3. Make the topping: Place the marshmallows in a microwave-safe bowl, and drizzle the corn syrup on top. Microwave for 30 seconds (no longer or the mallows could burn), and stir until the marshmallows are smooth and creamy. 
  4. Whisk the whipping cream until soft peaks form, then gradually stir in the powdered sugar until fully incorporated. Add the lemon extract and food coloring. 
  5. Use an electric mixer to combine the marshmallow creme and the whipped cream mixture. Spread evenly over the chilled pie. Chill for another 4 hours before serving.

Friday, October 18, 2013

Why Do We Yawn?

My husband and I often play a Google game: We type in the beginning of a question, then let Google fill in the rest. It's always funny (and sometimes disturbing) to see what's most often on people's minds. So, I figured, why not do a service to society, and answer these most burning questions? (I know this isn't about decorating or baking. But this interests me, so there!)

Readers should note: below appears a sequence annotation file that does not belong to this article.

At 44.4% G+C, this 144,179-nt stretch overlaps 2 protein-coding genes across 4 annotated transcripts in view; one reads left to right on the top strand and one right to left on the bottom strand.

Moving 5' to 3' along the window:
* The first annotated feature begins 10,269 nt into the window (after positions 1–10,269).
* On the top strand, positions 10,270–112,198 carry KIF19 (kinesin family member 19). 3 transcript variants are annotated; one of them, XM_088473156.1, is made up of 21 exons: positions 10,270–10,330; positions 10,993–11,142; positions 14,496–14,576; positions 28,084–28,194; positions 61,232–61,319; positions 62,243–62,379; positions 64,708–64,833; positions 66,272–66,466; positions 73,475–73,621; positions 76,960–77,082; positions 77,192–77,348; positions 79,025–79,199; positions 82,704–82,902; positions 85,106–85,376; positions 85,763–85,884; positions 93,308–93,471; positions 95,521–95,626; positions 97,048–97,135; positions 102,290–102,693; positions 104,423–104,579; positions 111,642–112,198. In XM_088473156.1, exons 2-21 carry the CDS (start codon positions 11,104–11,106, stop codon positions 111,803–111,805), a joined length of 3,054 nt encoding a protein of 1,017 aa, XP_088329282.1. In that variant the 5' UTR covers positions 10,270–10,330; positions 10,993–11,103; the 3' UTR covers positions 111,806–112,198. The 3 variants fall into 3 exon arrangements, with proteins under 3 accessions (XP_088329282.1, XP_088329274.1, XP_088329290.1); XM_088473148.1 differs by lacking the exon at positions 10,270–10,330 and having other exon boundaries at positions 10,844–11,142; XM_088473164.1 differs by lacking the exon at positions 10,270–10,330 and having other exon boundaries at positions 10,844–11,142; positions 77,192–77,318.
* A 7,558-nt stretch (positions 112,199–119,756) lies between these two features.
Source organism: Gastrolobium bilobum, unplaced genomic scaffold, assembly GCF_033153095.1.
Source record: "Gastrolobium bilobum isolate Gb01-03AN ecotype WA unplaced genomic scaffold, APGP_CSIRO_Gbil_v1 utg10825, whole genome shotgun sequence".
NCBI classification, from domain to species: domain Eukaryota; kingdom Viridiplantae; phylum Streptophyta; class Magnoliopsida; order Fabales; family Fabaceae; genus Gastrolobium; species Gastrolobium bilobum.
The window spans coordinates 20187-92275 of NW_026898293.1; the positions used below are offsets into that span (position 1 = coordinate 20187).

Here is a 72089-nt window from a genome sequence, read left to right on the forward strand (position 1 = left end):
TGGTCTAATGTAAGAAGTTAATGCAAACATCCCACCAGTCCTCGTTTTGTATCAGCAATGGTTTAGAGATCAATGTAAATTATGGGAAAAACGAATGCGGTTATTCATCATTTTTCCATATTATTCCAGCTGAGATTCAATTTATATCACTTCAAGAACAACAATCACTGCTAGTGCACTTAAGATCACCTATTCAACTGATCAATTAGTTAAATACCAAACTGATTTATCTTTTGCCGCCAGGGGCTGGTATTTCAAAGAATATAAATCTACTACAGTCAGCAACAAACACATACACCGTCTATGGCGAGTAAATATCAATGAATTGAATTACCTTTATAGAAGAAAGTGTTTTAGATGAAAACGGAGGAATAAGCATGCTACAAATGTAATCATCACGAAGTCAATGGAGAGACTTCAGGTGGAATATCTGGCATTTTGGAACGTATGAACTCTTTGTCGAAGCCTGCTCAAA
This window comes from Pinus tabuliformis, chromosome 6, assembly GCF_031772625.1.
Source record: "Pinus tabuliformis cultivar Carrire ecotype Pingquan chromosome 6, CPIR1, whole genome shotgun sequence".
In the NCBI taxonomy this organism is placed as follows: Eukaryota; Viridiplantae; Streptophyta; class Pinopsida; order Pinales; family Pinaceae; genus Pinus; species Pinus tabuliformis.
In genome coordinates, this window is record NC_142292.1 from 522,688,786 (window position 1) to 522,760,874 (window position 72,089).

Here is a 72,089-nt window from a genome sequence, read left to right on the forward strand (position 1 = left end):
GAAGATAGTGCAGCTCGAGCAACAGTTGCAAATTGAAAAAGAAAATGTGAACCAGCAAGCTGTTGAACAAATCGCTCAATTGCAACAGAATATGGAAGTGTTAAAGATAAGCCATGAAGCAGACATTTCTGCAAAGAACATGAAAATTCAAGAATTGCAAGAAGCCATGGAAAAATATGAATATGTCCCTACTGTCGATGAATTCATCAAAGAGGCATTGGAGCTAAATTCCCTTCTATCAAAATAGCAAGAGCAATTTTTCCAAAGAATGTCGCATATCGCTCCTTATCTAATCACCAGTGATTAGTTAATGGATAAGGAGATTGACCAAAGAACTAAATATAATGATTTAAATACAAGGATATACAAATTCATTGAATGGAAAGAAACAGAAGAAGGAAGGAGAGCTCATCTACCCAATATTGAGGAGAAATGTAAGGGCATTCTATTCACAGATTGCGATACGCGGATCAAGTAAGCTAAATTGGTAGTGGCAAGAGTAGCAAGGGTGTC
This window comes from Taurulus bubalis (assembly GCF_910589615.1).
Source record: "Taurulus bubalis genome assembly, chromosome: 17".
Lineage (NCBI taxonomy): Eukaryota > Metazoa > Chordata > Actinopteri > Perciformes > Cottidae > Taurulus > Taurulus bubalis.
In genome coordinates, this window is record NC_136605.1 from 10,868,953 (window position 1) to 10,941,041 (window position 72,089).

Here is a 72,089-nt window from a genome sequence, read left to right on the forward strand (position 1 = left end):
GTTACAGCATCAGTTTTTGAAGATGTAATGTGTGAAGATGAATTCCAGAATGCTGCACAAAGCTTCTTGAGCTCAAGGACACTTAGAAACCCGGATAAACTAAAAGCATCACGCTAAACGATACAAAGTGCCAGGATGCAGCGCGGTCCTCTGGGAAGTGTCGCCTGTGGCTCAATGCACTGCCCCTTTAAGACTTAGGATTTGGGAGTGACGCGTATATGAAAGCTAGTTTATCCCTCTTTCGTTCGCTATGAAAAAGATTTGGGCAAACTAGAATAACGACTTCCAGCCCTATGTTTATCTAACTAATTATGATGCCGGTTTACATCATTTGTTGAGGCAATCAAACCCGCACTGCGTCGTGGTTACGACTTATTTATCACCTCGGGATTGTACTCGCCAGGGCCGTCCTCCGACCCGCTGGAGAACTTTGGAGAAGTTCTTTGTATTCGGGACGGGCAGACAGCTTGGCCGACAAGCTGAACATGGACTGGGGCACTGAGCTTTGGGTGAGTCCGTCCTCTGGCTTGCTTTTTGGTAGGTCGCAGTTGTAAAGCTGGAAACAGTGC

So, Why Do We Yawn?

Just looking at this kitty may make you yawn.
Until recently, the answer to this eternal question would have made you yawn: Scientists simply didn’t know why we open wide when we’re tired. Lucky for you—you curious Googler, you—a 2013 study review from India summed up all the newest research that points to potential purposes of yawning.

Theory #1: Yawning is like a shot of energizing caffeine to your body. According to the researchers, “evidence suggests that drowsiness is the most common stimulus of a yawn." No surprise there. But bedtime isn’t the only time drowsiness sets in—it may also be induced by boredom, which stimulates your sleep system.

So, when you brain is nodding off, yawning may be a way to spike your heart rate and boost your arousal, much in the same way that caffeine does. How? The physical motion of opening your mouth compresses your “carotid body”—a small cluster of sensory receptors in your carotid artery—and this may trigger the release of alerting hormones.